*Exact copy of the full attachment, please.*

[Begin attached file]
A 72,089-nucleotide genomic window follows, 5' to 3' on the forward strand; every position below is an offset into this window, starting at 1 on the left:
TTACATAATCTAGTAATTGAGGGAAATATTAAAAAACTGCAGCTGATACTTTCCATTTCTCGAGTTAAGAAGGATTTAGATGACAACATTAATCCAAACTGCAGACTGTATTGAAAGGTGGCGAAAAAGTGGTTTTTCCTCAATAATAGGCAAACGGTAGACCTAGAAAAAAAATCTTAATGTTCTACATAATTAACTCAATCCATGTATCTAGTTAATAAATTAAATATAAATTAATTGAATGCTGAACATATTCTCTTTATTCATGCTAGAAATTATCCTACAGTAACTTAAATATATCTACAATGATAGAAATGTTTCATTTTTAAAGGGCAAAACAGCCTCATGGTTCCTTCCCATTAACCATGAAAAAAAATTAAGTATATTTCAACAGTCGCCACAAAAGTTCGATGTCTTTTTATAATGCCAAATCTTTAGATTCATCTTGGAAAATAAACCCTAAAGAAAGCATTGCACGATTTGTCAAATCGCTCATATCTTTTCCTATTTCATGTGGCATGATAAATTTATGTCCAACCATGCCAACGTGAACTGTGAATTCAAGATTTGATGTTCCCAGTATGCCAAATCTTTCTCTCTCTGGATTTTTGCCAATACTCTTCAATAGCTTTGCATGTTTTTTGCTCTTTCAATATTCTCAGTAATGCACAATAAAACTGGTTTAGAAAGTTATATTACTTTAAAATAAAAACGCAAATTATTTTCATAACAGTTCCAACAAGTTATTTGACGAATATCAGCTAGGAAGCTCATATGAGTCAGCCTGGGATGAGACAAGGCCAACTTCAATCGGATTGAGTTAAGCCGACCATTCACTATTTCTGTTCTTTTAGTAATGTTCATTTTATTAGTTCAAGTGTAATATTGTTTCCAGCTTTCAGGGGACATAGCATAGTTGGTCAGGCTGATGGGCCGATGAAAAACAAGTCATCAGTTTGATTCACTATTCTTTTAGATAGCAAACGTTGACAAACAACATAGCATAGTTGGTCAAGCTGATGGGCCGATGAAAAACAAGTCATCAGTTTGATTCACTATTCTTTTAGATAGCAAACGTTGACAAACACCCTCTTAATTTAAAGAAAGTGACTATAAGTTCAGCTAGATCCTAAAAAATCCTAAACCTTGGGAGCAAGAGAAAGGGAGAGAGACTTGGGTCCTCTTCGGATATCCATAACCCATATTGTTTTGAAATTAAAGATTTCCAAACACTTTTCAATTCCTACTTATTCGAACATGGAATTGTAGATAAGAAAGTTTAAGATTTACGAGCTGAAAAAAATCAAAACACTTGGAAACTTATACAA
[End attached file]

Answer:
A 72,089-nucleotide genomic window follows, 5' to 3' on the forward strand; every position below is an offset into this window, starting at 1 on the left:
TTACATAATCTAGTAATTGAGGGAAATATTAAAAAACTGCAGCTGATACTTTCCATTTCTCGAGTTAAGAAGGATTTAGATGACAACATTAATCCAAACTGCAGACTGTATTGAAAGGTGGCGAAAAAGTGGTTTTTCCTCAATAATAGGCAAACGGTAGACCTAGAAAAAAAATCTTAATGTTCTACATAATTAACTCAATCCATGTATCTAGTTAATAAATTAAATATAAATTAATTGAATGCTGAACATATTCTCTTTATTCATGCTAGAAATTATCCTACAGTAACTTAAATATATCTACAATGATAGAAATGTTTCATTTTTAAAGGGCAAAACAGCCTCATGGTTCCTTCCCATTAACCATGAAAAAAAATTAAGTATATTTCAACAGTCGCCACAAAAGTTCGATGTCTTTTTATAATGCCAAATCTTTAGATTCATCTTGGAAAATAAACCCTAAAGAAAGCATTGCACGATTTGTCAAATCGCTCATATCTTTTCCTATTTCATGTGGCATGATAAATTTATGTCCAACCATGCCAACGTGAACTGTGAATTCAAGATTTGATGTTCCCAGTATGCCAAATCTTTCTCTCTCTGGATTTTTGCCAATACTCTTCAATAGCTTTGCATGTTTTTTGCTCTTTCAATATTCTCAGTAATGCACAATAAAACTGGTTTAGAAAGTTATATTACTTTAAAATAAAAACGCAAATTATTTTCATAACAGTTCCAACAAGTTATTTGACGAATATCAGCTAGGAAGCTCATATGAGTCAGCCTGGGATGAGACAAGGCCAACTTCAATCGGATTGAGTTAAGCCGACCATTCACTATTTCTGTTCTTTTAGTAATGTTCATTTTATTAGTTCAAGTGTAATATTGTTTCCAGCTTTCAGGGGACATAGCATAGTTGGTCAGGCTGATGGGCCGATGAAAAACAAGTCATCAGTTTGATTCACTATTCTTTTAGATAGCAAACGTTGACAAACAACATAGCATAGTTGGTCAAGCTGATGGGCCGATGAAAAACAAGTCATCAGTTTGATTCACTATTCTTTTAGATAGCAAACGTTGACAAACACCCTCTTAATTTAAAGAAAGTGACTATAAGTTCAGCTAGATCCTAAAAAATCCTAAACCTTGGGAGCAAGAGAAAGGGAGAGAGACTTGGGTCCTCTTCGGATATCCATAACCCATATTGTTTTGAAATTAAAGATTTCCAAACACTTTTCAATTCCTACTTATTCGAACATGGAATTGTAGATAAGAAAGTTTAAGATTTACGAGCTGAAAAAAATCAAAACACTTGGAAACTTATACAA